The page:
ONE of the more unsavoury airline practices has now been outlawed. In 2015 flight attendants on El Al, Israel’s national carrier, asked Renee Rabinowitz, an 81-year-old holocaust survivor, to move seats after she boarded her flight in New Jersey. An ultra-orthodox Jewish male passenger had objected to having to sit next to her. Haredim, it was explained, are forbidden from close contact with females who are not relatives.
Ms Rabinowitz is not alone. As this blog has reported on several occasions in recent years, haredi men flying El Al regularly refuse to take their seats next to female passengers. And El Al staff, if the men cannot be accommodated elsewhere on the plane, will sometimes ask the “offending” woman to vacate her seat.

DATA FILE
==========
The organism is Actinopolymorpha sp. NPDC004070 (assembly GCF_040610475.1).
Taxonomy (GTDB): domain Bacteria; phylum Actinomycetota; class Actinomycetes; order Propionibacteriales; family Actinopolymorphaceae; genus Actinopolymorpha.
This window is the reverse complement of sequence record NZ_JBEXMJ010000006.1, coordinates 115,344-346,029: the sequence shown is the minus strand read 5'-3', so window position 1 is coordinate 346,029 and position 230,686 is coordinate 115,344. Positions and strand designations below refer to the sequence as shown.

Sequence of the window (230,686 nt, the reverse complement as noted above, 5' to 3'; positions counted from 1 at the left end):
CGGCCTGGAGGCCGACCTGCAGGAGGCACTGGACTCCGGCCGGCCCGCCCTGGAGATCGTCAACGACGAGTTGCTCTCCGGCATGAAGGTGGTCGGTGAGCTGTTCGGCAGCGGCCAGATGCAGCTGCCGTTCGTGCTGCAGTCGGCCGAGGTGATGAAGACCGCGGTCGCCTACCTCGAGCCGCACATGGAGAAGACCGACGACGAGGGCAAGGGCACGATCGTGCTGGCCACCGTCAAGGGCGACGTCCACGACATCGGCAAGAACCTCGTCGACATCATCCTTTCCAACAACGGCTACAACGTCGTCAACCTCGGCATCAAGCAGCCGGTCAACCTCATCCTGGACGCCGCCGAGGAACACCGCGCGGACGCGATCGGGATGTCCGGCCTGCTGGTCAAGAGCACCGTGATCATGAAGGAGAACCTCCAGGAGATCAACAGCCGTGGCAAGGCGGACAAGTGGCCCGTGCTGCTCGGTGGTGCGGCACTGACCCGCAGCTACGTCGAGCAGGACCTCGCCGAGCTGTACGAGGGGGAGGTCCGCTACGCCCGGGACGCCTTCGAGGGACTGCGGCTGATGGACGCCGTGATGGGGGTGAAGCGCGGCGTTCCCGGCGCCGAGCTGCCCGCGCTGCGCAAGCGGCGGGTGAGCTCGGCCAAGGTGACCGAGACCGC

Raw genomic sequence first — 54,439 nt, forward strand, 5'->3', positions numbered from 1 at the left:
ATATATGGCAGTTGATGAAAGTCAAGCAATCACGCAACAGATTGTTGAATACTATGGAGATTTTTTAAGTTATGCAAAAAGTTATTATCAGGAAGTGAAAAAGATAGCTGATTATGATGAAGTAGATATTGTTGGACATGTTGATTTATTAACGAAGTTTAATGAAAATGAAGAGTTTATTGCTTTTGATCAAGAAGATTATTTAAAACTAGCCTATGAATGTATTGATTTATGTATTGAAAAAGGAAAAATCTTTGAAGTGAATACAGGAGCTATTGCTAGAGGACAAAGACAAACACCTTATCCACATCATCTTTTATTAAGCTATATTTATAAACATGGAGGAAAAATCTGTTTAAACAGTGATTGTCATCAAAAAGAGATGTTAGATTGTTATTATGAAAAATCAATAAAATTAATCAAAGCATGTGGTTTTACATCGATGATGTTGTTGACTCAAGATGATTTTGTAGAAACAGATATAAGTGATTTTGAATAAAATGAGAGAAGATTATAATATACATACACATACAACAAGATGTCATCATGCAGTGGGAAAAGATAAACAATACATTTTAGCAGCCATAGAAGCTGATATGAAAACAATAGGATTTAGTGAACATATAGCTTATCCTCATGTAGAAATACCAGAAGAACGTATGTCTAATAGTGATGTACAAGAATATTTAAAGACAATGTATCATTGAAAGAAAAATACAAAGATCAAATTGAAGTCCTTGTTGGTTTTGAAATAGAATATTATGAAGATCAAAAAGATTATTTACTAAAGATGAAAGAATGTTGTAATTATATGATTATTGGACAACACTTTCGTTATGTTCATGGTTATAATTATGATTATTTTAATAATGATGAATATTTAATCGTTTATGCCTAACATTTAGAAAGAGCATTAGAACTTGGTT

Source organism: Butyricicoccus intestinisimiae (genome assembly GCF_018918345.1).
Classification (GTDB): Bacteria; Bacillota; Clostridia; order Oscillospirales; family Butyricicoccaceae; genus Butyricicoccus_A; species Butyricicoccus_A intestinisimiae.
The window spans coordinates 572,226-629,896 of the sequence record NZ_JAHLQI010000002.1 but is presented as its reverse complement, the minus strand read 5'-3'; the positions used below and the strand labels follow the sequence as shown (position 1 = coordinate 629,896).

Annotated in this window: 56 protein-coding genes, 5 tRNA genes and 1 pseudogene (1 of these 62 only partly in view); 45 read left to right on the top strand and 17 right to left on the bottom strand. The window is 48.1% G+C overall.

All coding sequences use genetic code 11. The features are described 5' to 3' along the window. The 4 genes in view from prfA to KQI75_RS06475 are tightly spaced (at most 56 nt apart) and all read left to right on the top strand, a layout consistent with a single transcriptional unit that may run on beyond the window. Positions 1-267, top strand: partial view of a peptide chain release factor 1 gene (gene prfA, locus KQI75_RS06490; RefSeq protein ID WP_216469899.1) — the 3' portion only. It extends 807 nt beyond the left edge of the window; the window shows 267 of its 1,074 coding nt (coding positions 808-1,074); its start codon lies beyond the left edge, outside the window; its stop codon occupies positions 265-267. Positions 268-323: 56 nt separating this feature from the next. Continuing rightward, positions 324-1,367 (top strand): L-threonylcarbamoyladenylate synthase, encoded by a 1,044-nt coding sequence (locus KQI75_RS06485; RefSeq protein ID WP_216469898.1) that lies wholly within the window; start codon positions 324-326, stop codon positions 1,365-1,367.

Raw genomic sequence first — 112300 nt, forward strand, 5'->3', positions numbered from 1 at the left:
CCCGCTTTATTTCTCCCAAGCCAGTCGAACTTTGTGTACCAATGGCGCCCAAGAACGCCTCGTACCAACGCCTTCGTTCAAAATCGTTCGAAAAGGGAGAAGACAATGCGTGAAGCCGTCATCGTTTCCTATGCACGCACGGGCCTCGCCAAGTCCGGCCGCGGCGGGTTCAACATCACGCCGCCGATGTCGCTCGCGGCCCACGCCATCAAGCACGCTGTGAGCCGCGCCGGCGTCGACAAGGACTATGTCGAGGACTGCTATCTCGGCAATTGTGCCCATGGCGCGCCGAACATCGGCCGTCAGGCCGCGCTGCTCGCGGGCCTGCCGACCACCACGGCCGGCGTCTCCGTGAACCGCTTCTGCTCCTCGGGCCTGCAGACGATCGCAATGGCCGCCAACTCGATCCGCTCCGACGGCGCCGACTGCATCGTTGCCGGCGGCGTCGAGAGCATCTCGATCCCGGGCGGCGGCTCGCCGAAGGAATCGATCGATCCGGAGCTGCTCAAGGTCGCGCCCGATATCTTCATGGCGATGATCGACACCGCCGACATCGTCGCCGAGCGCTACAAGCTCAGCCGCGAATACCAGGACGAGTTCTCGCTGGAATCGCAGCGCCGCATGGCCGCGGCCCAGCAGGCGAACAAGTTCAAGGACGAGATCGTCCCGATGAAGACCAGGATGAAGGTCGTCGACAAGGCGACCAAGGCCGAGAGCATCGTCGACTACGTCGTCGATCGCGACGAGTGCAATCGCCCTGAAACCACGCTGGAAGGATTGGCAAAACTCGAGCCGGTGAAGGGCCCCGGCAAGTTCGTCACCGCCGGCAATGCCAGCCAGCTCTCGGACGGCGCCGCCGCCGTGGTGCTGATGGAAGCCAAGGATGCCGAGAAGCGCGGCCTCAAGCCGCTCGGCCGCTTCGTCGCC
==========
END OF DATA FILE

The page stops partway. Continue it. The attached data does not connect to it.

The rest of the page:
At the time, Ms Rabinowitz Continue reading